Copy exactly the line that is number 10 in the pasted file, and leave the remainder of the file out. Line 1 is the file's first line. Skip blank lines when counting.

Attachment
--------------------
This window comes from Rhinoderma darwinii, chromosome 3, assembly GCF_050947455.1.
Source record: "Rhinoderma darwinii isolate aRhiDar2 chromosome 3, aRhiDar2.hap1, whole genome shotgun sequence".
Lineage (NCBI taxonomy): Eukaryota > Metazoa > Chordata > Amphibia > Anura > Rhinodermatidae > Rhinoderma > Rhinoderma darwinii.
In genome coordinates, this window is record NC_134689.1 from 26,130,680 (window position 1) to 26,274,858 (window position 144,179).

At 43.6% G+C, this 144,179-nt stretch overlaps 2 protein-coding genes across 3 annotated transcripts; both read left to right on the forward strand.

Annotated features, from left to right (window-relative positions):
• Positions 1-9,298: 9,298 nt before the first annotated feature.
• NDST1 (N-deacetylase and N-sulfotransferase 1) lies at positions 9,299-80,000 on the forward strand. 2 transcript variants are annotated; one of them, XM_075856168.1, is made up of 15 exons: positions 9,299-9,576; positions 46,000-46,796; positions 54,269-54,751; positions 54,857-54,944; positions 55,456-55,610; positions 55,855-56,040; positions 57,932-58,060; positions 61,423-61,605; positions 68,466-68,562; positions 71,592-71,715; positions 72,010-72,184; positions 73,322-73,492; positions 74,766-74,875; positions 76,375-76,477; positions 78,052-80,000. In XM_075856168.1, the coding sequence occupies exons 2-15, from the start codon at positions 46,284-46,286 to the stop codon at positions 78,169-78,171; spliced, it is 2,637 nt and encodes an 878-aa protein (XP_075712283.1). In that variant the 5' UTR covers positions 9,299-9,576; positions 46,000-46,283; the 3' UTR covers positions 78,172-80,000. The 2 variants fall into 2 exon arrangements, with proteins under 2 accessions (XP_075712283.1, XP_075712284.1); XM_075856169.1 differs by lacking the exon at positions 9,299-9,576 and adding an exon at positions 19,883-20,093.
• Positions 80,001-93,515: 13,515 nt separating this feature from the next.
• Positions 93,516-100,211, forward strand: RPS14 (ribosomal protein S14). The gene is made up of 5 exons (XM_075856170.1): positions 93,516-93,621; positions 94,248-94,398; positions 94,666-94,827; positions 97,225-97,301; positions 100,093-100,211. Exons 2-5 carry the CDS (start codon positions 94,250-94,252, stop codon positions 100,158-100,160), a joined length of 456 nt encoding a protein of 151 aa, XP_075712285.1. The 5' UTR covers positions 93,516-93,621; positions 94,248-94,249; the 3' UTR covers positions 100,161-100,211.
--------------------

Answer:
• Positions 93,516-100,211, forward strand: RPS14 (ribosomal protein S14). The gene is made up of 5 exons (XM_075856170.1): positions 93,516-93,621; positions 94,248-94,398; positions 94,666-94,827; positions 97,225-97,301; positions 100,093-100,211. Exons 2-5 carry the CDS (start codon positions 94,250-94,252, stop codon positions 100,158-100,160), a joined length of 456 nt encoding a protein of 151 aa, XP_075712285.1. The 5' UTR covers positions 93,516-93,621; positions 94,248-94,249; the 3' UTR covers positions 100,161-100,211.